“God, who at various times and in various ways spoke in time past to the fathers by the prophets, 2 has in these last days spoken to us by His Son, whom He has appointed heir of all things, through whom also He made the worlds; 3 who being the brightness of His glory and the express image of His person, and upholding all things by the word of His power, when He had by Himself purged our sins, sat down at the right hand of the Majesty on high, 4 having become so much better than the angels, as He has by inheritance obtained a more excellent name than they” (NKJV).
The book of Hebrews is a rich and potent book. It is full of doctrine and imagery that helps us to solidify our faith in Jesus our Lord. The author’s identity remains in question, and there is some debate as to who is writing this book. My observation, based on its language structure and the final greetings in chapter 13, is that Paul was the most likely author. If not Paul, then certainly one of his near companions whose association with Paul may have influenced the grammatical structure of one’s writing.
Nonetheless, the One who actually wrote the book of Hebrews is God, as we know. He oversees the writing of the scripture using some 40 writers over about 1,500 years to author a coherent and well laid out narrative that is fraught with science, historical facts, supernatural characters and offers us an insight into the world that we cannot see. Much like Daniel in the Old Testament, a book that is dedicated to the Gentile history in the future, the book of Hebrews ties all of the Jewish histories into the present moment and shows the culmination of God’s oversight from Abraham to Jesus.
The book of Hebrews is thirteen chapters, and it is a very detailed book about events that happened in the Old Testament. We will explore them as best we can and draw all we can out of the texts. I encourage you to read the book, maybe multiple times to get the gist of the context and an overview of the content. This is a book rich in doctrine, not for the faint of heart and not for the novice. I pray that you will enjoy this journey, but more so, that you and I will be challenged to trust God more, be anchored in our faith more, and become more aware of God’s grace, the power of His salvation, and the honest realization that God used and uses sinful men; He always has and always will.
When we get to chapter 11, called the Hall of Faith, we will meet some characters that many would not allow in our churches today, but these men and women changed the world. Let me give you an example. David is called a ‘man after God’s own heart in 1 Samuel 13:14), then again in Acts 13:22, yet David had eight wives; they are listed in 2 Chronicles 15:13. We have a hard time at times dealing with this, and we tend to avoid these kinds of discussions because they are uncomfortable and they do not fit our narratives of Christianity. Yet God used and is still using David to this day to move His kingdom ahead. We are not condoning sin, never, but it is a reality of the Christian walk, even in godly men and women.
- God, verse 1
The book just jumps right in. There is no salutation, no introduction of any kind, and not even the name of the author. It begins with God and what He did in the past and is doing now. The assumption here is that the author does not need to prove to the reader that there is a God. This book is for people of the faith, people who are saved and have moved or are moving from the ‘milk’ of the Bible to some meat. This is the solid food, the deep doctrinal stuff that is going to make us think and make us come to a greater appreciation of what Jesus has done.
If you are still looking to find out if God is real, then the book of Hebrews is not for you. It will cause more confusion and create more questions than provide answers. But if you are looking for a spiritual journey, stick with me and we will get you through this. Maybe you want to get into the meat of the Bible and were a bit timid; that we can work with. We will take small bites, chew them as best we can, and digest these truths so as to make us all stronger in the faith for the Lord and His Kingdom.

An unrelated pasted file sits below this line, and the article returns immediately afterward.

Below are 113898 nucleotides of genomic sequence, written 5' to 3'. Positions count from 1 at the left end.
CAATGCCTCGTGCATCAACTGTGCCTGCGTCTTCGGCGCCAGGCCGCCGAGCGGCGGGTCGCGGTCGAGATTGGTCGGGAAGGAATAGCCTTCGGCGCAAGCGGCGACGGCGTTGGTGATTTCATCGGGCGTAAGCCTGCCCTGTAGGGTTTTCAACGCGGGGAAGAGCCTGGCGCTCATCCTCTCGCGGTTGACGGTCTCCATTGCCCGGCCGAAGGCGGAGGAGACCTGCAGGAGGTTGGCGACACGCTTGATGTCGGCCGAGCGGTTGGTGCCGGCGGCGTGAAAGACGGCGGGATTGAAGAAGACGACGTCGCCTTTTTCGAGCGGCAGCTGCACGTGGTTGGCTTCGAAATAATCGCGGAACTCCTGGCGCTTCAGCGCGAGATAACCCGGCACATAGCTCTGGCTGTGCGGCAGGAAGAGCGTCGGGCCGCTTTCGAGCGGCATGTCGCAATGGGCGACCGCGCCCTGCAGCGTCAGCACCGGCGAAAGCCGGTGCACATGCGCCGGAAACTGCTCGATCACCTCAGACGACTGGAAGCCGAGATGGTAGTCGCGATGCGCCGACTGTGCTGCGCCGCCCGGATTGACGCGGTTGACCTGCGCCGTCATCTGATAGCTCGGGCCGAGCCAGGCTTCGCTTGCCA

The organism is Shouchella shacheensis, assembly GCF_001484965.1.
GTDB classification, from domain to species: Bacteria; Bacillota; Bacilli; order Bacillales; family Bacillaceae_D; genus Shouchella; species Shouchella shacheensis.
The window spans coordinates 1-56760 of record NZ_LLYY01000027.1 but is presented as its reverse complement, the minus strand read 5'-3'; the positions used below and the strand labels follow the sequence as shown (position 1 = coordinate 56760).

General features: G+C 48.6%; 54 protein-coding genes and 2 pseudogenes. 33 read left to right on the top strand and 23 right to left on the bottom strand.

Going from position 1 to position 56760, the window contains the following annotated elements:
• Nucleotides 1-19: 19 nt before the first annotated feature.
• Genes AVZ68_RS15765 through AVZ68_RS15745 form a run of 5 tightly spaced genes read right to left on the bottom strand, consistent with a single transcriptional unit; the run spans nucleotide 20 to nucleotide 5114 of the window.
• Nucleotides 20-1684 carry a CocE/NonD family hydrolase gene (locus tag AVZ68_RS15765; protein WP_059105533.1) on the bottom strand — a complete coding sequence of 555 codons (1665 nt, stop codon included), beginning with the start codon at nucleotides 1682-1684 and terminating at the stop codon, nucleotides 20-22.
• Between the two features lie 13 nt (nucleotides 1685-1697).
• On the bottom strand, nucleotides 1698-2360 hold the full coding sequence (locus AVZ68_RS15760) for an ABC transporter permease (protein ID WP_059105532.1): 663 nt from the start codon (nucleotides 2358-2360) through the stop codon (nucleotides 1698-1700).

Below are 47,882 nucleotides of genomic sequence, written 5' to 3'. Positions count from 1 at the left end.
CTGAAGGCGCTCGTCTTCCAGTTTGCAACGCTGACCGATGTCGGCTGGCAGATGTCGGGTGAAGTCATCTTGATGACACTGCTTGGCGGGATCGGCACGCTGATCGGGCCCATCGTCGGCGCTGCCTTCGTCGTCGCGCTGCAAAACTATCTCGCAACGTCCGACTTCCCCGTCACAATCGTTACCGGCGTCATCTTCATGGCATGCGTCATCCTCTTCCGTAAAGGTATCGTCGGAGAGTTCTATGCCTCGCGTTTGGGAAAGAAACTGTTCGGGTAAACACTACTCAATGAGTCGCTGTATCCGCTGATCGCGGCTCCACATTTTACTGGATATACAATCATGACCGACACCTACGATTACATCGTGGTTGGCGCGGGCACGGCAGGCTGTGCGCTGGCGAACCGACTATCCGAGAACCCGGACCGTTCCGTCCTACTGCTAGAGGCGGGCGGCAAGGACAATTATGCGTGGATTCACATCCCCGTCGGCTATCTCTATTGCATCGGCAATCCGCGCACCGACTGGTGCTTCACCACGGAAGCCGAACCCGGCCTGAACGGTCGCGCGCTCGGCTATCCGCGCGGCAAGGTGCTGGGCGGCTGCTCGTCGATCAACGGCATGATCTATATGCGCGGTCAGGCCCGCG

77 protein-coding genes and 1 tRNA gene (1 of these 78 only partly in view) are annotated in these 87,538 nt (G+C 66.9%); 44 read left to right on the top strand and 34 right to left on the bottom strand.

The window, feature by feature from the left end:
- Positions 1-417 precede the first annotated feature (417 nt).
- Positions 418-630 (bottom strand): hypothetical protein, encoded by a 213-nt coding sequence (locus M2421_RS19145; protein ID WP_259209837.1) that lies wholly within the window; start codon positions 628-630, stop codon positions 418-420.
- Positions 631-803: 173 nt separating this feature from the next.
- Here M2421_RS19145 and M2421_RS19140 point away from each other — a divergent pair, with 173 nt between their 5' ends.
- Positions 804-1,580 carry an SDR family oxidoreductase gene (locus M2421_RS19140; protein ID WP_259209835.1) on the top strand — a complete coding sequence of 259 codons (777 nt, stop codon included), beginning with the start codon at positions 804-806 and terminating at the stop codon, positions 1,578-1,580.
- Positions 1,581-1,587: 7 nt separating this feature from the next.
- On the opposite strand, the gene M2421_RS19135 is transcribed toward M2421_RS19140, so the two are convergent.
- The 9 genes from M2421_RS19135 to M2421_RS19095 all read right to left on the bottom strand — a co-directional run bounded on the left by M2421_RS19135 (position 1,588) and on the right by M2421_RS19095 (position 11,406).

- God Spoke, verses 1-2
To understand the book of Hebrews, we will need to explore the Bible in great detail. The Old Testament is primarily about the Jews. It is about the plan of God to redeem man using a Savior who is born in the bloodline of Abraham. The journey through the Old Testament details a supernatural war that is played out before us – a war that began in Genesis 3 with the temptation and subsequent fall of man; a war that has been waging for 6,000 years or so between Light and Darkness; a war that has encompassed all of humanity; a war that required that God become a man and die to redeem His creation; a war that required the Creator to allow the creation to kill Him; a war that is as alive and explosive today as it was in the days of Job.
The Old Testament lays out for us a plan, created and sustained by God, that encompassed 1,500 years of God watching over the lineage of His Son – taking them from modern-day Iraq, a place called Ur of Chaldeans, and into the modern-day land of Israel. His oversight preserved the Levitical line and the tribe of Judah as well as a remnant that will emerge to be marked by God in the very last days (see Revelation 7). God showed us this plan using writers like Moses (Genesis-Deuteronomy), Joshua, David, Solomon, Isaiah, Micah, Daniel, and many others. Many of these men never met; they wrote in different geographical locations, and yet the continuity of the account is astonishing. One can go from book to book and find a consistent and coherent theme, and that theme is Jesus.
In John 5:39-40, Jesus makes this statement; He is addressing the religious leaders there in Jerusalem, and they talk about the Old Testament. In it, they think that keeping the Law of Moses will bring them eternal life. Sadly, many peoples and religions still think that to this day. But Jesus makes an astonishing statement,
“You search the Scriptures, for in them you think you have eternal life; and these are they which testify of Me. But you are not willing to come to Me that you may have life” (NKJV).